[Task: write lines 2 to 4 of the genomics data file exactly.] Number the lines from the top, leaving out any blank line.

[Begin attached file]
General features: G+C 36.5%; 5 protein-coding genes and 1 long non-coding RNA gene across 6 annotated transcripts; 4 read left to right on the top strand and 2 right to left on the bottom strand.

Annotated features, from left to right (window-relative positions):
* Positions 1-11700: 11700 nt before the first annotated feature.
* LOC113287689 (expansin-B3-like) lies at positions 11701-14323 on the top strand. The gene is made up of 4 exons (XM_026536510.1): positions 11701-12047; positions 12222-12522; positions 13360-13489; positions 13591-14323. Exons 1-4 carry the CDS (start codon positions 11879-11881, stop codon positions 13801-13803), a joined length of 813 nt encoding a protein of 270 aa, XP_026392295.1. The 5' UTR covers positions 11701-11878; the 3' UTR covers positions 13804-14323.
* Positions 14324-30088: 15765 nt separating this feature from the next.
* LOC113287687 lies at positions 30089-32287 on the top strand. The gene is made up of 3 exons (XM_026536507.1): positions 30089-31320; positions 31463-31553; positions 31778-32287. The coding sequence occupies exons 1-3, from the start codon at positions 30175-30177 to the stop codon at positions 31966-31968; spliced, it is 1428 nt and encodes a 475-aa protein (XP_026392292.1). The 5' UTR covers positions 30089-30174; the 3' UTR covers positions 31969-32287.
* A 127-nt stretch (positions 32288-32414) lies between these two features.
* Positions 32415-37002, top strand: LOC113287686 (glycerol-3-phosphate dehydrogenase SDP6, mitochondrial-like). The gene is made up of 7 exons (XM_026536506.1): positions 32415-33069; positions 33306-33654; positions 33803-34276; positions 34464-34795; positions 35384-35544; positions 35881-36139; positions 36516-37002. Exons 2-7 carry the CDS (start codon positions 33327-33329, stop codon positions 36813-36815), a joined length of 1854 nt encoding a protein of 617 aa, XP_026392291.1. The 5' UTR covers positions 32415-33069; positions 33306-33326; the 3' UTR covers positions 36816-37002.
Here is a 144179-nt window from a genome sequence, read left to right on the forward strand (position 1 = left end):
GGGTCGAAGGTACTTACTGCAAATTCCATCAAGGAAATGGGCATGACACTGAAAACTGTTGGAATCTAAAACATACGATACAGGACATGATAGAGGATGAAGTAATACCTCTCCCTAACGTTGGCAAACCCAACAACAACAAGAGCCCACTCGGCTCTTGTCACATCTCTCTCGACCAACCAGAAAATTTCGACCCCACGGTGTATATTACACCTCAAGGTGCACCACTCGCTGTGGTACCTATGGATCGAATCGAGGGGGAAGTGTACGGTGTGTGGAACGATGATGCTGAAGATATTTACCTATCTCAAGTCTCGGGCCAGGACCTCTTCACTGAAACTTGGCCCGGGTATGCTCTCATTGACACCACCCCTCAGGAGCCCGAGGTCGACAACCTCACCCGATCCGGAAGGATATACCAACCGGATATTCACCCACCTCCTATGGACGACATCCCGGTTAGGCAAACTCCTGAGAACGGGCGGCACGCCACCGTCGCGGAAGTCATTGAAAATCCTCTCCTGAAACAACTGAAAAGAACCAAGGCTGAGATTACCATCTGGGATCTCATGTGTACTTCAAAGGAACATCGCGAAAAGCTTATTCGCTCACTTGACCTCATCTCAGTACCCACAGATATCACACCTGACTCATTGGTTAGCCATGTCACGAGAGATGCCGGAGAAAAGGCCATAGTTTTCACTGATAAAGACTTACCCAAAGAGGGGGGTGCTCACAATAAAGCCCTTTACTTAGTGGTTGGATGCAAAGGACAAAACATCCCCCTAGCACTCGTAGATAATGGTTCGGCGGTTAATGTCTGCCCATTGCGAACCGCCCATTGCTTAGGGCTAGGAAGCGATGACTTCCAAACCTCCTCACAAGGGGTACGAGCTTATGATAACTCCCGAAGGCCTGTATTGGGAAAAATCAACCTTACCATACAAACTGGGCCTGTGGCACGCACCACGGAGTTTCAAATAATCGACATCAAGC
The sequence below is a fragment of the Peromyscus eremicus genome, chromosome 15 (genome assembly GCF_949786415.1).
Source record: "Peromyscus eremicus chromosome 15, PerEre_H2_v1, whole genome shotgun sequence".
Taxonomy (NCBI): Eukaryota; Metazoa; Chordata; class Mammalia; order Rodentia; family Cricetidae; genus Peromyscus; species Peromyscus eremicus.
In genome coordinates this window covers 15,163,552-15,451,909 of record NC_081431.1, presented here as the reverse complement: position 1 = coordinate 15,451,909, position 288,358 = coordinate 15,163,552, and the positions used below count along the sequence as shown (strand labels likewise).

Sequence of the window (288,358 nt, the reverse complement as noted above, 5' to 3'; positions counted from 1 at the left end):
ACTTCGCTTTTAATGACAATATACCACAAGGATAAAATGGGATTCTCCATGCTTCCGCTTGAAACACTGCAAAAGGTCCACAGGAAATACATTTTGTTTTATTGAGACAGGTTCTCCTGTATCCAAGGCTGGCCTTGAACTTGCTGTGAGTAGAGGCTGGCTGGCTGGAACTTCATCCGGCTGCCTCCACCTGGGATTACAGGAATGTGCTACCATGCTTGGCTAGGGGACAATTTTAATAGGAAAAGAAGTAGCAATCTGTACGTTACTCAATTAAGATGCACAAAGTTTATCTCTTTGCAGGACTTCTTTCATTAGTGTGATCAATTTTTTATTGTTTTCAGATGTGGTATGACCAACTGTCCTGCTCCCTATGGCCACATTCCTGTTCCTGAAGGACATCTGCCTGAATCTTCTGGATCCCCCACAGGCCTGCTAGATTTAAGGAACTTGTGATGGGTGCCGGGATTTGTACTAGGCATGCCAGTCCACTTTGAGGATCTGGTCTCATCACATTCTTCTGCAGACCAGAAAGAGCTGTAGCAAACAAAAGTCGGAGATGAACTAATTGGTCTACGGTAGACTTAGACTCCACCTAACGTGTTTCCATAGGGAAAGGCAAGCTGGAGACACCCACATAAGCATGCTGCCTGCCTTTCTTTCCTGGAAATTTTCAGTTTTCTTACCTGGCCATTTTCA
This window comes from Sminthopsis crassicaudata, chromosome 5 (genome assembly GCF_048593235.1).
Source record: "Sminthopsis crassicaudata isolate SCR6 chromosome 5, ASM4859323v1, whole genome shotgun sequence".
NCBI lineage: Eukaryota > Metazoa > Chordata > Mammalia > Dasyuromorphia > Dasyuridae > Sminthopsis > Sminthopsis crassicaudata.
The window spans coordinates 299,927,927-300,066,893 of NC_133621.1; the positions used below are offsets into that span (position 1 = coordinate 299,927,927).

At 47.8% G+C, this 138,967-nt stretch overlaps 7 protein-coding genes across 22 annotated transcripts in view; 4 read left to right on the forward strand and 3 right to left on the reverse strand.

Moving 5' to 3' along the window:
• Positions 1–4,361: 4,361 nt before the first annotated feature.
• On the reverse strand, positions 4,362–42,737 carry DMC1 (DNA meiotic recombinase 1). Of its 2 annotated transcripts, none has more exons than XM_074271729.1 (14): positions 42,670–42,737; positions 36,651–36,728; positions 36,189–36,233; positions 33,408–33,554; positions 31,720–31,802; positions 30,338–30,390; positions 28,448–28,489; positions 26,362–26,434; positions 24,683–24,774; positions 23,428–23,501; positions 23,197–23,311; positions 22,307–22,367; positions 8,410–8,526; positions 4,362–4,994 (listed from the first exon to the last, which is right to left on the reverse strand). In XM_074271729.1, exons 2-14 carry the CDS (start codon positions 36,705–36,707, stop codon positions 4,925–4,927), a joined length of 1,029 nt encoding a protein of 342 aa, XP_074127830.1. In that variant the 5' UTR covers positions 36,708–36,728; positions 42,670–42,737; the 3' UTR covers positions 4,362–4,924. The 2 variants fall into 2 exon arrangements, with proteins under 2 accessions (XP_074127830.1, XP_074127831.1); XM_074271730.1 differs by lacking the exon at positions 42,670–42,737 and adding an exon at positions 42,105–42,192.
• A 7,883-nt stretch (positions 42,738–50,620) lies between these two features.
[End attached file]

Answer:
Annotated features, from left to right (window-relative positions):
* Positions 1-11700: 11700 nt before the first annotated feature.
* LOC113287689 (expansin-B3-like) lies at positions 11701-14323 on the top strand. The gene is made up of 4 exons (XM_026536510.1): positions 11701-12047; positions 12222-12522; positions 13360-13489; positions 13591-14323. Exons 1-4 carry the CDS (start codon positions 11879-11881, stop codon positions 13801-13803), a joined length of 813 nt encoding a protein of 270 aa, XP_026392295.1. The 5' UTR covers positions 11701-11878; the 3' UTR covers positions 13804-14323.